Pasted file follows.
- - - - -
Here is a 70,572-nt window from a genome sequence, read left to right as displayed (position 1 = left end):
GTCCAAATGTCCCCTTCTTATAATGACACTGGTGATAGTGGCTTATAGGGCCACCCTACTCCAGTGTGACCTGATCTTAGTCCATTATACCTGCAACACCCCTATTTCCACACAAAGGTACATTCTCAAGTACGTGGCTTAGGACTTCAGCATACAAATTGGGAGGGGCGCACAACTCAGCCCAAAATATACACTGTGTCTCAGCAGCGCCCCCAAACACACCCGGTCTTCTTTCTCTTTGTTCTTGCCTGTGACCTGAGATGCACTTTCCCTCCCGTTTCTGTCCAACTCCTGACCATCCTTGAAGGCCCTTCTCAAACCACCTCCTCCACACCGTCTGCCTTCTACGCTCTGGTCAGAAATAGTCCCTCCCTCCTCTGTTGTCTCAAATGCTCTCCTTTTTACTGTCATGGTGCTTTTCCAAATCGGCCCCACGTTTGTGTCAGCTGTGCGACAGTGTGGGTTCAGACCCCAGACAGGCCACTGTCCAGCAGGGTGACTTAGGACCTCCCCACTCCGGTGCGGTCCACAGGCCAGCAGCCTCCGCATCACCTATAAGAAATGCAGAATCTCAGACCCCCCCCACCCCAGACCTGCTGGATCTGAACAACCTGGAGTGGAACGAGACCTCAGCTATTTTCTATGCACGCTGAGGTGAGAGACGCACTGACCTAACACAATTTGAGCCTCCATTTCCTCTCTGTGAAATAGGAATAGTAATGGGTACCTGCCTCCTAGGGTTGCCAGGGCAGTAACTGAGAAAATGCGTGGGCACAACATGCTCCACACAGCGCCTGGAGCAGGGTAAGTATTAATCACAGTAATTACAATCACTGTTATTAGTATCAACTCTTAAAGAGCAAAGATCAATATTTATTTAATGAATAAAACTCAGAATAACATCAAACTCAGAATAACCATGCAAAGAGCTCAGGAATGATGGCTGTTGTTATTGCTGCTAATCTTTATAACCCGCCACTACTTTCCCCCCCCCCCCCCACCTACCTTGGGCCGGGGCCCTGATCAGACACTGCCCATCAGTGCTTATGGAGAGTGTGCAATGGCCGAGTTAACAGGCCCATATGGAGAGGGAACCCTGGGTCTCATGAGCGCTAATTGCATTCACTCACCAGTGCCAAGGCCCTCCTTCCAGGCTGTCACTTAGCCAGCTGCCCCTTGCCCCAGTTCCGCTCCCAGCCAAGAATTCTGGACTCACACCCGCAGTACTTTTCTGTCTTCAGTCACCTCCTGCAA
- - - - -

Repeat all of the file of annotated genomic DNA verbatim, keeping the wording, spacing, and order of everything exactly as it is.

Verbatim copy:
Here is a 70,572-nt window from a genome sequence, read left to right as displayed (position 1 = left end):
GTCCAAATGTCCCCTTCTTATAATGACACTGGTGATAGTGGCTTATAGGGCCACCCTACTCCAGTGTGACCTGATCTTAGTCCATTATACCTGCAACACCCCTATTTCCACACAAAGGTACATTCTCAAGTACGTGGCTTAGGACTTCAGCATACAAATTGGGAGGGGCGCACAACTCAGCCCAAAATATACACTGTGTCTCAGCAGCGCCCCCAAACACACCCGGTCTTCTTTCTCTTTGTTCTTGCCTGTGACCTGAGATGCACTTTCCCTCCCGTTTCTGTCCAACTCCTGACCATCCTTGAAGGCCCTTCTCAAACCACCTCCTCCACACCGTCTGCCTTCTACGCTCTGGTCAGAAATAGTCCCTCCCTCCTCTGTTGTCTCAAATGCTCTCCTTTTTACTGTCATGGTGCTTTTCCAAATCGGCCCCACGTTTGTGTCAGCTGTGCGACAGTGTGGGTTCAGACCCCAGACAGGCCACTGTCCAGCAGGGTGACTTAGGACCTCCCCACTCCGGTGCGGTCCACAGGCCAGCAGCCTCCGCATCACCTATAAGAAATGCAGAATCTCAGACCCCCCCCACCCCAGACCTGCTGGATCTGAACAACCTGGAGTGGAACGAGACCTCAGCTATTTTCTATGCACGCTGAGGTGAGAGACGCACTGACCTAACACAATTTGAGCCTCCATTTCCTCTCTGTGAAATAGGAATAGTAATGGGTACCTGCCTCCTAGGGTTGCCAGGGCAGTAACTGAGAAAATGCGTGGGCACAACATGCTCCACACAGCGCCTGGAGCAGGGTAAGTATTAATCACAGTAATTACAATCACTGTTATTAGTATCAACTCTTAAAGAGCAAAGATCAATATTTATTTAATGAATAAAACTCAGAATAACATCAAACTCAGAATAACCATGCAAAGAGCTCAGGAATGATGGCTGTTGTTATTGCTGCTAATCTTTATAACCCGCCACTACTTTCCCCCCCCCCCCCCACCTACCTTGGGCCGGGGCCCTGATCAGACACTGCCCATCAGTGCTTATGGAGAGTGTGCAATGGCCGAGTTAACAGGCCCATATGGAGAGGGAACCCTGGGTCTCATGAGCGCTAATTGCATTCACTCACCAGTGCCAAGGCCCTCCTTCCAGGCTGTCACTTAGCCAGCTGCCCCTTGCCCCAGTTCCGCTCCCAGCCAAGAATTCTGGACTCACACCCGCAGTACTTTTCTGTCTTCAGTCACCTCCTGCAA